The next release of MAX RemoteManagement will see the addition of a number of important new features: Maintenance Mode; more granular Alert Routing; and improved security monitoring with enhanced Firewall status and Antivirus status script checks.
Here’s a detailed run-through of what’s coming!
- Maintenance Windows Part 1: Maintenance Mode
- More Granular Alert Routing
- A Better Firewall Script Check
- A Better Antivirus Script Check
Maintenance Windows Part 1: Maintenance Mode
Maintenance Windows is right now the most requested feature on IdeaFactory and we are making great progress. With Part 1 going live imminently, we’re already working on Part 2, which will allow a customer to set a future start and stop time. Next up is Part 3, which will let you set a maintenance window on all devices under a client or site, and after this we expect to move on to maintenance windows at individual check level. We’re also working on giving greater visibility as to which devices are in Maintenance Mode.
For now this is just the basic package and forms part of our new approach to release early and often, and then get your feedback so we can refine our designs. This ensures that we give you the ability to help us drive the software forward in a way that helps you run your businesses more effectively.
The driving force behind this first version of Maintenance Windows is to stop you getting unnecessary Dashboard alerts while performing maintenance on clients’ systems. Giving you the ability to put a device in Maintenance Mode while you perform essential maintenance on a device, and then take it out that mode when you’re done, means you don’t get bogged down by unnecessary email alerts, failed checks, and unwanted PSA tickets. This makes the alerts you do get more valuable by focusing on the signal and less of the noise, and also prevents unnecessary failure entries in key performance reports.
Here’s how it works:
- Select one or more devices in the north pane. Right click and then select “Maintenance Mode” from the dropdown list (1).
- Very straight forward: Hit “Start” to commence maintenance mode, hit “Stop” to end it (2). You can do this for one or multiple devices at a time.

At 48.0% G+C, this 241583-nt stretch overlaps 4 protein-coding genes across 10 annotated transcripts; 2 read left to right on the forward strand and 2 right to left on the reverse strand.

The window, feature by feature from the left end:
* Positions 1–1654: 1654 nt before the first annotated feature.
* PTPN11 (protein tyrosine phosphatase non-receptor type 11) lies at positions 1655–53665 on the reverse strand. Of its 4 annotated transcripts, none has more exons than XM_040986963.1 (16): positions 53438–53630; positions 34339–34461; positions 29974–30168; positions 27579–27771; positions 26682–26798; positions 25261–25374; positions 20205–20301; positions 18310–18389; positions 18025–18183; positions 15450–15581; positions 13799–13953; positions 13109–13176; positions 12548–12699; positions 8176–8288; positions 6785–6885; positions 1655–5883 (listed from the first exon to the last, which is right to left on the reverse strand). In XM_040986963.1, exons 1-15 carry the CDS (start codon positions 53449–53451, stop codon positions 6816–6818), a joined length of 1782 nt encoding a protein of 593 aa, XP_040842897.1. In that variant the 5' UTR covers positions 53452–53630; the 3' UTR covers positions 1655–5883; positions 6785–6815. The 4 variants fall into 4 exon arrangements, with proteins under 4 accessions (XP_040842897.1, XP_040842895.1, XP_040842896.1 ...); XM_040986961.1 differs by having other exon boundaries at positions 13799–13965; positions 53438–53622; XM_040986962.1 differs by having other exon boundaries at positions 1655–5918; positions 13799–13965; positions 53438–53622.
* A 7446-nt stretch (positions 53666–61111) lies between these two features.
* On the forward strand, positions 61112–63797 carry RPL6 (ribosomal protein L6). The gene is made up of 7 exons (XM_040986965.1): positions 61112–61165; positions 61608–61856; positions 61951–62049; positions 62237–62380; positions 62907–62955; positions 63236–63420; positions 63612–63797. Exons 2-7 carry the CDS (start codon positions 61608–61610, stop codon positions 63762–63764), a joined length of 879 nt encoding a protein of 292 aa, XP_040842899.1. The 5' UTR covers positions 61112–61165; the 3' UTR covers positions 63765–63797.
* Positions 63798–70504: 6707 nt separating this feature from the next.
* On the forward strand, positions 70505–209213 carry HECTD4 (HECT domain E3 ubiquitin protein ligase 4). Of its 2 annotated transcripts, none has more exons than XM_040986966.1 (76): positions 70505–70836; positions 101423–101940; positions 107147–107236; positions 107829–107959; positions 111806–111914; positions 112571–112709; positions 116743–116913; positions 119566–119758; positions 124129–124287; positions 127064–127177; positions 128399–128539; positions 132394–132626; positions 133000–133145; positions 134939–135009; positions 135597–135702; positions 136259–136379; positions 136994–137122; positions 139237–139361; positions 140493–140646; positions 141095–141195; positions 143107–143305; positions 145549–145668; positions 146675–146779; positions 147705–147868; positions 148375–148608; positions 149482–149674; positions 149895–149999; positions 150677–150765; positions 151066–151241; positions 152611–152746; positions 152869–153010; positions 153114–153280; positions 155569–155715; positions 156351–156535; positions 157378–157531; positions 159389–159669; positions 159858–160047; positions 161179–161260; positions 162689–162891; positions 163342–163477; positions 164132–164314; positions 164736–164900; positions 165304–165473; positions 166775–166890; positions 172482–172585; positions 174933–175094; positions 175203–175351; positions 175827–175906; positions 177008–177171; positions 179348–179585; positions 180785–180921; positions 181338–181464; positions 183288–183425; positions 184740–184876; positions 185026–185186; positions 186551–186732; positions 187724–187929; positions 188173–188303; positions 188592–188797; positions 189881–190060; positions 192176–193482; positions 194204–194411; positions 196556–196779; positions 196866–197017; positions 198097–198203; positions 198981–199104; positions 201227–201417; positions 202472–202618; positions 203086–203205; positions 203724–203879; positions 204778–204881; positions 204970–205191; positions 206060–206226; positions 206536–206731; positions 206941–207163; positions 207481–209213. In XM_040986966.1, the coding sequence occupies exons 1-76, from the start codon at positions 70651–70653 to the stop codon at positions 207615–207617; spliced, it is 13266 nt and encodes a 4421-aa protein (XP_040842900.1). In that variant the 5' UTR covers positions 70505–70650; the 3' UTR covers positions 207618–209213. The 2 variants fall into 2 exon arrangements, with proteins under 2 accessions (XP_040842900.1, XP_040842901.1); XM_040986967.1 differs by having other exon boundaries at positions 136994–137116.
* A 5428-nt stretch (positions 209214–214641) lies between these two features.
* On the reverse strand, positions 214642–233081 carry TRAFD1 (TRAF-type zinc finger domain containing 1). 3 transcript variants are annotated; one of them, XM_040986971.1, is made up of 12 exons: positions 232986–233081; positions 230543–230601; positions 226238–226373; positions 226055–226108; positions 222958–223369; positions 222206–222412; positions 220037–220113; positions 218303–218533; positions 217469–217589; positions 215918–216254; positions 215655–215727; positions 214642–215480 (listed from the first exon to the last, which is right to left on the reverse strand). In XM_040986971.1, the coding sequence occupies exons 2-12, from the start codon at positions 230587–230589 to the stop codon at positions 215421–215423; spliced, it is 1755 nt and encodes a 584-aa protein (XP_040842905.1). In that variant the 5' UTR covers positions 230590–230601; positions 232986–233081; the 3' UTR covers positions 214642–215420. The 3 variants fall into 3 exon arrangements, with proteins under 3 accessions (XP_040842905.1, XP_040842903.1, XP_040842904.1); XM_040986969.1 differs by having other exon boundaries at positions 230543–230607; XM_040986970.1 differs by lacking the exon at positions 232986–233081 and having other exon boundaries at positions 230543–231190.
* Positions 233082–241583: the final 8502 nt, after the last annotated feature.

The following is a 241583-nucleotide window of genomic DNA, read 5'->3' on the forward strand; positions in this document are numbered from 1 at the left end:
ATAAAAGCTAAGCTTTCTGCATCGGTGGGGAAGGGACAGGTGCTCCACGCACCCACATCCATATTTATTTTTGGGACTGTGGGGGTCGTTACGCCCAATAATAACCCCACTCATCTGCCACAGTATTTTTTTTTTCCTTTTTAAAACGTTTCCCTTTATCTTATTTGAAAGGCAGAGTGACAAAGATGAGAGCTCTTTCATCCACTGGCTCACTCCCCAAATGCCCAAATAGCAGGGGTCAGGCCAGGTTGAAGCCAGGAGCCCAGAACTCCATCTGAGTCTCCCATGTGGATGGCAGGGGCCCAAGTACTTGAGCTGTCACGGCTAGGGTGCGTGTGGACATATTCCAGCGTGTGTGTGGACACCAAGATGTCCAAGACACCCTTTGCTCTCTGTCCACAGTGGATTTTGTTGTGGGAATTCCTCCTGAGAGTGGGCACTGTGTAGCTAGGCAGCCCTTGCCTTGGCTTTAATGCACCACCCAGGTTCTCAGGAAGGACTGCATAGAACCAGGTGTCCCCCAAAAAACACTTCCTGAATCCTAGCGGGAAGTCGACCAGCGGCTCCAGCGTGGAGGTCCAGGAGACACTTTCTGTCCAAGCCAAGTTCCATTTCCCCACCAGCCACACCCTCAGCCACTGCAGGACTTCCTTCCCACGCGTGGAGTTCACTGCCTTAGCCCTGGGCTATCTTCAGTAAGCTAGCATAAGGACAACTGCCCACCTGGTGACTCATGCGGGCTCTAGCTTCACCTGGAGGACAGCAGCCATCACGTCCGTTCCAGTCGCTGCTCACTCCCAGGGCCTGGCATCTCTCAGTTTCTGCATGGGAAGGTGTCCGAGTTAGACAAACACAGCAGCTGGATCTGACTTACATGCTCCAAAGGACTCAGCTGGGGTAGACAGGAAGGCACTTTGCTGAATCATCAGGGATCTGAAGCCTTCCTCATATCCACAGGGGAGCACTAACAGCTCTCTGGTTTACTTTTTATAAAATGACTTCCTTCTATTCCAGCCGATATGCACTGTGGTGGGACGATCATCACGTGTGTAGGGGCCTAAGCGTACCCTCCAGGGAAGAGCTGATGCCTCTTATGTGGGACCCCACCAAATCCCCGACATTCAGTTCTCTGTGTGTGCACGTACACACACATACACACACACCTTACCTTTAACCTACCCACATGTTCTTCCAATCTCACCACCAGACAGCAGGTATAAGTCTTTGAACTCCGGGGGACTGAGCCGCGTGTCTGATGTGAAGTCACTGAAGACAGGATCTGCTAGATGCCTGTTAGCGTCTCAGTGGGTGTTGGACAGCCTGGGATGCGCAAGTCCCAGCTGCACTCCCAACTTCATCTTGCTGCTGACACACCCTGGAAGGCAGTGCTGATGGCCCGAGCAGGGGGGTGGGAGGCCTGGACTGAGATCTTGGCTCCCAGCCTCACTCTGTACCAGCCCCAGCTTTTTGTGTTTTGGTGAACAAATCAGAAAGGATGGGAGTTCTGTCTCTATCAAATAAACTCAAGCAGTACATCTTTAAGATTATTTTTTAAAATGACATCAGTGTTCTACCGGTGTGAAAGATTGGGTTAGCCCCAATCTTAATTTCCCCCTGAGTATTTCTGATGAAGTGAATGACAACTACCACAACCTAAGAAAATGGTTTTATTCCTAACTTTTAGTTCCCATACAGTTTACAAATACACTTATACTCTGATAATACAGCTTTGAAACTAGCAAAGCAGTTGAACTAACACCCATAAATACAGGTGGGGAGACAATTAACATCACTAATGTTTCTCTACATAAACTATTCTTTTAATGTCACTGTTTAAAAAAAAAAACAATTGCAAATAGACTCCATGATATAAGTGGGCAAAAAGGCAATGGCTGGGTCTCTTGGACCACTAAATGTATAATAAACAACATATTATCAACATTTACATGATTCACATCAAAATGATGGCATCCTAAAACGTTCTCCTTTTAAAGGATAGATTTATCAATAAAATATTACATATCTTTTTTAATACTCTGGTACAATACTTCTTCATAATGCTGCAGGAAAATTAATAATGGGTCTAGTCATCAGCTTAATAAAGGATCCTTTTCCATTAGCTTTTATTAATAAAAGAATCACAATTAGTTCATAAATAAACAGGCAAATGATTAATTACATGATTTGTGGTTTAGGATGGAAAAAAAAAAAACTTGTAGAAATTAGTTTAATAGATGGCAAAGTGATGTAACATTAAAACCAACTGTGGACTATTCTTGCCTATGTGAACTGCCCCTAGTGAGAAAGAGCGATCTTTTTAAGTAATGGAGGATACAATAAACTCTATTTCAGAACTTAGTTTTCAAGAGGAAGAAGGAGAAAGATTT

- It’s easy to tell which devices are in Maintenance Mode thanks to the “Maintenance Mode” column (3) and the pinkish background behind the device (4).
- When Maintenance Mode is on and a check fails, the status of the check changes. This is indicated by a small traffic cone icon next to the check (5). This shows that a failed check occurred while the device was in Maintenance Mode. No alert will sent, no outage will be created, and no PSA ticket will be opened. Note that a failed check can still pass during Maintenance Mode.
- On the Outages tab, any open outages from previously failed checks will also display the traffic cone to indicate Maintenance Mode is active (6). No new alerts will be sent from the Outage during Maintenance Mode.
- When Maintenance Mode is stopped (the user switches it off), checks and any open outages retain their current status –including the “failed during Maintenance Mode traffic cone” status– until the next time the checks run. At this point everything goes back to normal: the checks will pass or fail as usual and they lose their traffic cone status.
- Tip! Use the “Re-run Checks” feature after stopping Maintenance Mode to check the status of the device(s) there and then rather than waiting on the next check cycle (7).
More Granular Alert Routing
This is a major upgrade to the existing Alert Routing. Currently you can set which email addresses and cellphone numbers you want alerts and texts to go to at the global Dashboard level and at individual client level. But that’s as far as it goes.
Now with granular alert routing, you can set different email and SMS details for both office and out of office hours at global, client, site, device, and for servers even at check level. Of course, all existing alert routing settings are carried over to the new format, we’re just adding additional granular options.